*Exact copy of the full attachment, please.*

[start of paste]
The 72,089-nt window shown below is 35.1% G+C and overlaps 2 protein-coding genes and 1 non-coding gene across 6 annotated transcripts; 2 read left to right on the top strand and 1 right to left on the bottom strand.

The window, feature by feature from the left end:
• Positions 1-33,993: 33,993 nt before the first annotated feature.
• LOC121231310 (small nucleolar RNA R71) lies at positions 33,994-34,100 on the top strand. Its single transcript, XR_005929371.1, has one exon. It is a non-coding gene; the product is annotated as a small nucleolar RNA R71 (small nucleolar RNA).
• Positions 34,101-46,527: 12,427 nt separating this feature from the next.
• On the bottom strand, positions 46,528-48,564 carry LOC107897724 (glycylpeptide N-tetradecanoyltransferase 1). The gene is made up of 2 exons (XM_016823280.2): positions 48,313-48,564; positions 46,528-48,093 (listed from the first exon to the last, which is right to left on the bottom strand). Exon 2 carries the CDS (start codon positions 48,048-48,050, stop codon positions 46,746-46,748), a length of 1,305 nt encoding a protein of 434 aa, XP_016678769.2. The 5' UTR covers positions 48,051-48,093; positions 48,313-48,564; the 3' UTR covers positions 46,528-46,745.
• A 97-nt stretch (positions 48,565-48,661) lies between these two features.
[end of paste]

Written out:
The 72,089-nt window shown below is 35.1% G+C and overlaps 2 protein-coding genes and 1 non-coding gene across 6 annotated transcripts; 2 read left to right on the top strand and 1 right to left on the bottom strand.

The window, feature by feature from the left end:
• Positions 1-33,993: 33,993 nt before the first annotated feature.
• LOC121231310 (small nucleolar RNA R71) lies at positions 33,994-34,100 on the top strand. Its single transcript, XR_005929371.1, has one exon. It is a non-coding gene; the product is annotated as a small nucleolar RNA R71 (small nucleolar RNA).
• Positions 34,101-46,527: 12,427 nt separating this feature from the next.
• On the bottom strand, positions 46,528-48,564 carry LOC107897724 (glycylpeptide N-tetradecanoyltransferase 1). The gene is made up of 2 exons (XM_016823280.2): positions 48,313-48,564; positions 46,528-48,093 (listed from the first exon to the last, which is right to left on the bottom strand). Exon 2 carries the CDS (start codon positions 48,048-48,050, stop codon positions 46,746-46,748), a length of 1,305 nt encoding a protein of 434 aa, XP_016678769.2. The 5' UTR covers positions 48,051-48,093; positions 48,313-48,564; the 3' UTR covers positions 46,528-46,745.
• A 97-nt stretch (positions 48,565-48,661) lies between these two features.